To apply for the Bank of Melbourne Amplify Classic credit card, you must be at least 18 years old, an Australian citizen or permanent resident, and meet any other serviceable criteria. Current Bank of Melbourne customers can apply online in just five minutes, and for new customers it should take about 10 minutes. When you are ready to apply, make sure to have a form of identification, income and employment details, and details of any financial commitments on hand.
About the lender
Bank of Melbourne was established in 1989, and has been headquartered in Melbourne since its inception. In 1997, it was acquired by Westpac Banking Corporation, and in 2004 all branches were rebranded as Westpac. In 2011, Westpac resurrected the brand, which now operates as a separate entity to its parent company. Today, Bank of Melbourne employs over 1,200 people, and is in over 100 locations in Australia, including Melbourne, Shepparton, Ballarat, Geelong and Bendigo.
Property Personal Finance Writer
A property and personal finance writer, Nick Bendel covers property, loans, credit cards, superannuation, and other bank products. Nick has previously written for The Adviser, Mortgage Business, Lifehacker, Business Insider, Yahoo Finance, and InvestorDaily, and loves getting elbow-deep in the latest ABS, APRA and RBA data.
The reason Equifax, Experian and Illion use different scores is because they are independent companies with their own different methodologies. As a result, a score of, say, 700 would mean different things at different credit reporting bureaus.
However, the one thing they have in common is that they divide their scores into five tiers. So if you receive a tier-two credit score from one bureau, you will probably receive a tier-two score from the others, as well.
Yes, as credit card providers look at your annual income amount as well as your occupation. Minimum income requirements tend to be between $30,000 – $40,000 for standard and rewards credit cards, however low income credit cards can have minimum income requirements as low as $15,000 per year.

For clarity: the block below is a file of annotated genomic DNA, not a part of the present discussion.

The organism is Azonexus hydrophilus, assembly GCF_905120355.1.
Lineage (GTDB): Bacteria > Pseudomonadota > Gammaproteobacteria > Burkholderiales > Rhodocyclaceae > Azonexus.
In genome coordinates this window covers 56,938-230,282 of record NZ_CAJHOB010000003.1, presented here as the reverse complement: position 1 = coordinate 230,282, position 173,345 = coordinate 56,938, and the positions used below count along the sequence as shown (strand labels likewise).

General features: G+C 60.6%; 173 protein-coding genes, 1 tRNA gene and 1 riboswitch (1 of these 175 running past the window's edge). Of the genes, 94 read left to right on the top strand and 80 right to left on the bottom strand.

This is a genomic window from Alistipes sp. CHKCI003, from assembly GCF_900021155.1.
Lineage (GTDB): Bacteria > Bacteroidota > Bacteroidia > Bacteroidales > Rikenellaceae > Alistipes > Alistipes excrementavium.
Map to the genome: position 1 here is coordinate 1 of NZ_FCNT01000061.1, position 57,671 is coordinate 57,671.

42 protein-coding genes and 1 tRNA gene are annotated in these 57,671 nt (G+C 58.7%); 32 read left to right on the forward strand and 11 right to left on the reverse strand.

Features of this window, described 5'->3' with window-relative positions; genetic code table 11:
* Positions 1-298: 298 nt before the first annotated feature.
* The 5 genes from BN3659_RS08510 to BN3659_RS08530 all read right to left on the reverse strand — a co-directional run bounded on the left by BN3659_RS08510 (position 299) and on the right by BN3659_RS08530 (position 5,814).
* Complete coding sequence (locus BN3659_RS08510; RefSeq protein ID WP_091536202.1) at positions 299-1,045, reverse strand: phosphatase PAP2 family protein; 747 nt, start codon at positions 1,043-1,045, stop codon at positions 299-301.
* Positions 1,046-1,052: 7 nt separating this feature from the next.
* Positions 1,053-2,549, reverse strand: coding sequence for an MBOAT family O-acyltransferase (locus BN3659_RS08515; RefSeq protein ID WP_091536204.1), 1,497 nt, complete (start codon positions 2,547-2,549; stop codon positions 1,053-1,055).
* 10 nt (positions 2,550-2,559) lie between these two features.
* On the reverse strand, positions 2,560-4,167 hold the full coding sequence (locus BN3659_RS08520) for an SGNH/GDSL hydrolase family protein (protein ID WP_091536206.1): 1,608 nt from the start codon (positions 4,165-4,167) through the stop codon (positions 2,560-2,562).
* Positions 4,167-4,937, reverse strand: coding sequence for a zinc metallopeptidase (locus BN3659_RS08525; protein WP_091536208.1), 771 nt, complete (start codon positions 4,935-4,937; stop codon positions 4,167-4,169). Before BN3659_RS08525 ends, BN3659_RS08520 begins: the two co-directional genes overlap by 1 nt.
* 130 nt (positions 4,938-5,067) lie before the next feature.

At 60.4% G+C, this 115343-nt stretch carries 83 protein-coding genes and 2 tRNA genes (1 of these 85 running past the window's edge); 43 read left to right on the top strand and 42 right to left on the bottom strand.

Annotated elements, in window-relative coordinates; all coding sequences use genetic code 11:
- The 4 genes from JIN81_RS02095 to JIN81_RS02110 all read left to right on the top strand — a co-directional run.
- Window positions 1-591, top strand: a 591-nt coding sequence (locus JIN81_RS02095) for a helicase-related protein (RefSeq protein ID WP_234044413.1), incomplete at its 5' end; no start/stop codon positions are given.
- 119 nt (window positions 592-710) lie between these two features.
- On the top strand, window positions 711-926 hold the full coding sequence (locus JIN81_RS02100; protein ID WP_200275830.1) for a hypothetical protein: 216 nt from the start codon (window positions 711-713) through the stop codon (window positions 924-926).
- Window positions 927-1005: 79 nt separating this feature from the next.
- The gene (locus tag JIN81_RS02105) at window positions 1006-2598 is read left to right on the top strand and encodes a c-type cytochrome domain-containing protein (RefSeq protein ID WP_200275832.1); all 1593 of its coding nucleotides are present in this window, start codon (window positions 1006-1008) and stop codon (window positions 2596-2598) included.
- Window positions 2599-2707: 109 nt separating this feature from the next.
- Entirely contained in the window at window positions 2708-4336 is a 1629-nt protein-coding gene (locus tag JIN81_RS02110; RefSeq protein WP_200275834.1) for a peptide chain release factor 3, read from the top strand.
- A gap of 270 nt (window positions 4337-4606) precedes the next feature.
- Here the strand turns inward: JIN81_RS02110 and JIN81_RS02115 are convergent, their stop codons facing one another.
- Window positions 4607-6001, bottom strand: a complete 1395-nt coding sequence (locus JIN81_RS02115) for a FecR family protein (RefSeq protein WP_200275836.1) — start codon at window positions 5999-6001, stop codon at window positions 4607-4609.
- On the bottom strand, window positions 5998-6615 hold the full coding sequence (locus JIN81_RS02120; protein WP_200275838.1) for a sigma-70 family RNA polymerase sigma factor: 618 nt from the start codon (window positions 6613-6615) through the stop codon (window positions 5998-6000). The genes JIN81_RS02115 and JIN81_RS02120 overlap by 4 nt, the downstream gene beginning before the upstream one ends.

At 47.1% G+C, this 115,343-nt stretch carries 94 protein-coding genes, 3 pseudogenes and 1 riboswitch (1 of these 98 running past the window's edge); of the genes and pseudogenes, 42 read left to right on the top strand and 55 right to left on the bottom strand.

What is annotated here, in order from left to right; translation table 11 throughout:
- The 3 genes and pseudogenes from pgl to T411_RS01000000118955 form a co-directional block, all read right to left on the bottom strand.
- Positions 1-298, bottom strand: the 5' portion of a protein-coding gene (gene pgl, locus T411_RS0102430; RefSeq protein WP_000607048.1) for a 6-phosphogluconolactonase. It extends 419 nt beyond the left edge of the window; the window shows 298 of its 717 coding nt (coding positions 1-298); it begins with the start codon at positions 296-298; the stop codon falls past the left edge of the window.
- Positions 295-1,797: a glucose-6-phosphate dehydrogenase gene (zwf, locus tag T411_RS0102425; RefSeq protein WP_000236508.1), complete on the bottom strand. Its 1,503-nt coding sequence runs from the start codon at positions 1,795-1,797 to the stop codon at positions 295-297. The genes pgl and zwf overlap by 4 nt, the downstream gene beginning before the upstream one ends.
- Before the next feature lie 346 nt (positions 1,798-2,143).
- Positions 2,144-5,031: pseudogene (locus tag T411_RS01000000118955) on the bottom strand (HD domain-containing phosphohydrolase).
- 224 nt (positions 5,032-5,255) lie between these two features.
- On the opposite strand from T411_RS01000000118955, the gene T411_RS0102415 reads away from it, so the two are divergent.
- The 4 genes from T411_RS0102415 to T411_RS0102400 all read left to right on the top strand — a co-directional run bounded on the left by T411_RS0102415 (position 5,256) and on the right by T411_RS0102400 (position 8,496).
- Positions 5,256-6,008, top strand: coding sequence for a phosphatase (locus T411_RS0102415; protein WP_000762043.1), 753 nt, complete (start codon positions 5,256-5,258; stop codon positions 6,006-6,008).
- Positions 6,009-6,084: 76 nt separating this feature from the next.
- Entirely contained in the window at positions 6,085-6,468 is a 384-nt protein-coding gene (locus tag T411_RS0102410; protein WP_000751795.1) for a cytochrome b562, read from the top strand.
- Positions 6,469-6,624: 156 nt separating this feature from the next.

If you have a bad credit score, you might encounter two main problems. First, the lower your credit score, the more likely you are to be rejected when you apply for a loan or any other credit product. Second, if your application is accepted, the less likely you are to qualify for the lowest interest rates.
There are two reasons you should check your credit rating: so you have a better understanding of your financial position, and so you can take action (if necessary) to improve your credit rating.
Lenders use credit ratings or credit scores to assess loan applications. The higher your score, the more likely you are to get approved, and the more likely you are to be charged lower interest rates and lower fees. Conversely, the lower your credit score, the less likely you are to get approved, and the more likely you are to be charged higher interest rates and higher fees.
Credit cards are a quick and convenient way to pay for items in store, online or over the phone. You can use a credit card as a cashless way to pay for goods or services, both locally and overseas. You can also use a credit card to make a cash advance, which gives you the flexibility to withdraw cash from your credit card account. Because a credit card uses the bank’s funds instead of your own, you will be charged interest on the money you spend – unless you pay off the entire debt within the interest-free period. If you pay the minimum monthly repayment, you will be charged interest. There are many different credit card options on the market, all offering different interest rates and reward options.